Please don’t tell me about pain and suffering. My father died of cancer of the spine, after surviving a serious stroke and having lived for thirty years with psoriasis and arthritis. But then my dad was brave and not afraid of life’s challenges. Not afraid of death’s sting either and would have told the right to die mob to take a hike.Let's not forget that, as we launch the 40 day prayer vigil for life - for the right to life, for the culture of life. Let's not forget that it's not just about ending abortion, but also - about preventing direct actions which end another person's life (otherwise known as "euthanasia" and "assisted suicide") from ever becoming legal.
My mother had severe dementia and the words she uttered for the two years before her death no longer made any sense and she could seldom feed herself and tended to wander. This intensely intelligent and startlingly kind woman was deprived of so much of what made her who she was.
Yet the essential, the core, was still there. She was still the same person and the same soul. Yes, the soul. Created and given by God. To have sacrificed my mother as a martyr on the black altar of euthanasia would have been an obscenity beyond compare. That splendid and sagacious writer GK Chesterton once said that, “The man who kills a man, kills a man. The man who kills himself, kills all men; as far as he is concerned he wipes out the world.” Quite so.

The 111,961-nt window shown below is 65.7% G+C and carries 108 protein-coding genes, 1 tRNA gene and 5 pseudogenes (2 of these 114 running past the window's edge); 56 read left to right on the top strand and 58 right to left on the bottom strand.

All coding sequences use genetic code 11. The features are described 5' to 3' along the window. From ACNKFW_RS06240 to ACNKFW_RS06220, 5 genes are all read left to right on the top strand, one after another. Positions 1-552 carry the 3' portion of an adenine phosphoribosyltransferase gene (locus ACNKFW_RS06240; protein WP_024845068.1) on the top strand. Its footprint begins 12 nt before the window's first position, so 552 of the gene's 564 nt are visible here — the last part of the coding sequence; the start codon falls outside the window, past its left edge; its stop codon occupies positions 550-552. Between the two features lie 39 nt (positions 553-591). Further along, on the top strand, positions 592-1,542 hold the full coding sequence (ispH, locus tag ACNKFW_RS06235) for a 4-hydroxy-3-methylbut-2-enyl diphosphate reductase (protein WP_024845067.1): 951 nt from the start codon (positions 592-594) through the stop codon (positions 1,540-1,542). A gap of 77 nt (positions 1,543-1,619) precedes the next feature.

The poor wretch in Ottawa was a victim of societal pressures and expectations, even if he wasn’t aware of it. I will not comment on his family but I will say that if either of my parents had reached the point where they wanted life to end I would have felt that I had been a personal failure.
I would ask why had I not found the right medical, spiritual and emotional support for them? Why had I not convinced them that life was good and that the sight of playing grandchildren, a new dawn, an old friend was worth the fight?
Wednesday, September 22, 2010
Right in time for the 40 Days for Life, great article by Michael Coren: